Microsoft Flow makes it very easy to connect to many data sources, including web APIs for data analytics. You will need an API key to connect to APIs such as Facebook or YouTube. An API key is basically a password that is passed through with your HTTP request that authenticates your access to the API. In the example below, we’ll use YouTube as an example for connecting to an API with Flow.
Note: At the time of this writing, the HTTP action required for these instructions is a premium Flow feature.
First, create and name a new scheduled Flow. Set a recurrence interval that suits your needs. Click New Step, then search for the HTTP action.
Use GET for the method, and paste your URI. You can paste any YouTube channel ID including your own, but you’ll need to create an API key in order for this to work. The example below will provide you with basic statistics for any YouTube channel you specify:
Replace [CHANNEL_ID] and [API_KEY]. In the end it should look like this:
At this point Flow won’t be able to identify the data returned into dynamic content you can use later on. So you need to use the Parse JSON action to tell Flow how your data is structured. Click New Step and search for the Parse JSON action, then select it. The Dynamic Content area will show up once you click the Content box, then select the Body from the previous HTTP request.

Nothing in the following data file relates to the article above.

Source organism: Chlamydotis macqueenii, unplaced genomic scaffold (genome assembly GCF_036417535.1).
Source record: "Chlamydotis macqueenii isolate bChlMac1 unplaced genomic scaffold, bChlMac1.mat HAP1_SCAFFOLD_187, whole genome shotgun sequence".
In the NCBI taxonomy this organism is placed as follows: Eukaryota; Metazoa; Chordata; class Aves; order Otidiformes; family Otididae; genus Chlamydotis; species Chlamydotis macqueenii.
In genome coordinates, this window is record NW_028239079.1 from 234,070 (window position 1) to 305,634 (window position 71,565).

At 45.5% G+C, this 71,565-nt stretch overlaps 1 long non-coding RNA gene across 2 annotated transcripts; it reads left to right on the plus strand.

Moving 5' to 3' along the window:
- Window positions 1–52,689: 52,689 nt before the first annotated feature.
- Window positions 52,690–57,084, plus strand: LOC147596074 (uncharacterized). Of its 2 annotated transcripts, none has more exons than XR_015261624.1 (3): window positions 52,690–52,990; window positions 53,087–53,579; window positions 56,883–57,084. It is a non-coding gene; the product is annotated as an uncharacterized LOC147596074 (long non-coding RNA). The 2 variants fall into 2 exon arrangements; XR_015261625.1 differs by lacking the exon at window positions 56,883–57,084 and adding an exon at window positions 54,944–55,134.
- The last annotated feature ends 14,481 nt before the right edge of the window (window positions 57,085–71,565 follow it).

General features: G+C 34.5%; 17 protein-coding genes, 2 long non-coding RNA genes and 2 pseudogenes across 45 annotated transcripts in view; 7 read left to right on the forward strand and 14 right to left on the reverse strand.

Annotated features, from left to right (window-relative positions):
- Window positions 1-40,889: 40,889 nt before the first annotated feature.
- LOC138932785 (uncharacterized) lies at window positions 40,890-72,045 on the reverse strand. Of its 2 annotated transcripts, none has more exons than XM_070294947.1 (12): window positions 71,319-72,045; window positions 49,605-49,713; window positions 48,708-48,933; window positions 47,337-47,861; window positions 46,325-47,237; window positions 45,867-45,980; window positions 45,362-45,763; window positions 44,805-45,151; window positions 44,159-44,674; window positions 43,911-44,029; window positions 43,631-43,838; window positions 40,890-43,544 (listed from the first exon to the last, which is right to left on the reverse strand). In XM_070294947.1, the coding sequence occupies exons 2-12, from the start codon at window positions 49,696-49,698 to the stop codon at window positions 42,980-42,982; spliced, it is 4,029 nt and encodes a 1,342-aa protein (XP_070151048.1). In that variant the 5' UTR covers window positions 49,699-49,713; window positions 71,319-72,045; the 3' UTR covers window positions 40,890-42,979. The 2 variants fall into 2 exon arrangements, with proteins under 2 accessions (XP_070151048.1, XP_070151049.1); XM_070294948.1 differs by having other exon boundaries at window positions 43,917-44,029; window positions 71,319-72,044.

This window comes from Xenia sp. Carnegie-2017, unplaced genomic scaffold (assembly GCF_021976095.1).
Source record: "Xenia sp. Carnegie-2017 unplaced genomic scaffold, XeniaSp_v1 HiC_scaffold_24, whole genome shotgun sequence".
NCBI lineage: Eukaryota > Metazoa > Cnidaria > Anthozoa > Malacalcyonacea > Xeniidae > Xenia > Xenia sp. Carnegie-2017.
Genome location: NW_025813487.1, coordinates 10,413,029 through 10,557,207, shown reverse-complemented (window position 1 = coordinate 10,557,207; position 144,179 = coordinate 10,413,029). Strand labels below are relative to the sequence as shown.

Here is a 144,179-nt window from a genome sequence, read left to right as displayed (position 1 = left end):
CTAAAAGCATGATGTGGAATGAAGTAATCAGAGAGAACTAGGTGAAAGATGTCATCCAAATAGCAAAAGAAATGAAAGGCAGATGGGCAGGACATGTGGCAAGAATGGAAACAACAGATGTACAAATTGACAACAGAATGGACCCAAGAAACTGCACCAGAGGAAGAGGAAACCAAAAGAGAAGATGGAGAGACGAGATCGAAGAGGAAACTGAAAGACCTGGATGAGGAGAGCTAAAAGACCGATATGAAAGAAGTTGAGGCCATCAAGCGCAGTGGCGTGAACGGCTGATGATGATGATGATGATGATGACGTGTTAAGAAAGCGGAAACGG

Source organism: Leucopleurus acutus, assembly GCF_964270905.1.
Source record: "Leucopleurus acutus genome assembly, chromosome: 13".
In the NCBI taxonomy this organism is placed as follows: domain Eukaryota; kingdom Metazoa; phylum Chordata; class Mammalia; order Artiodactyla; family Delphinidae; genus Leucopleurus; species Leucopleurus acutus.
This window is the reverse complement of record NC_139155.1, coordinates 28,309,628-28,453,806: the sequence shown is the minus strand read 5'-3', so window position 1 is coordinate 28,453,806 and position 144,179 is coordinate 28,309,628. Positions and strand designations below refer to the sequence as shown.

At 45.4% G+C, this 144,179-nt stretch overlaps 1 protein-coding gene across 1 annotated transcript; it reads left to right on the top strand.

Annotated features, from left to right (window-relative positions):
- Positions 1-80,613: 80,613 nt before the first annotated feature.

The Parse JSON action needs a data schema, but this is easily generated using the built-in tool. First, copy and paste your URI from the previous HTTP request step into your web browser. This should generate data that looks something like the example below.
Copy all the text and go back to Flow. (If you are using Firefox, you might need to click Raw Data before you can select the results.) Click Use sample payload to generate schema, paste the data you previously copied, then click Done.
Now Flow will know how your data is structured and results will be correctly labeled in following actions. At this point your Flow should look like this:
Once you run this Flow you’ll be able to access the values returned from the source API. I used the Compose action below to show an example of the data you can now access once the Flow runs. You can get the view count for the channel specified, for example. This can be loaded into many data sources, including Excel spreadsheets, SQL server, PowerBI datasets, and more. The possibilities are endless.
If you have API requests that return large datasets you might notice that a token is returned for the next page of data. In a future post I’ll demonstrate how you can page through JSON data and dynamically create new requests for each new page token.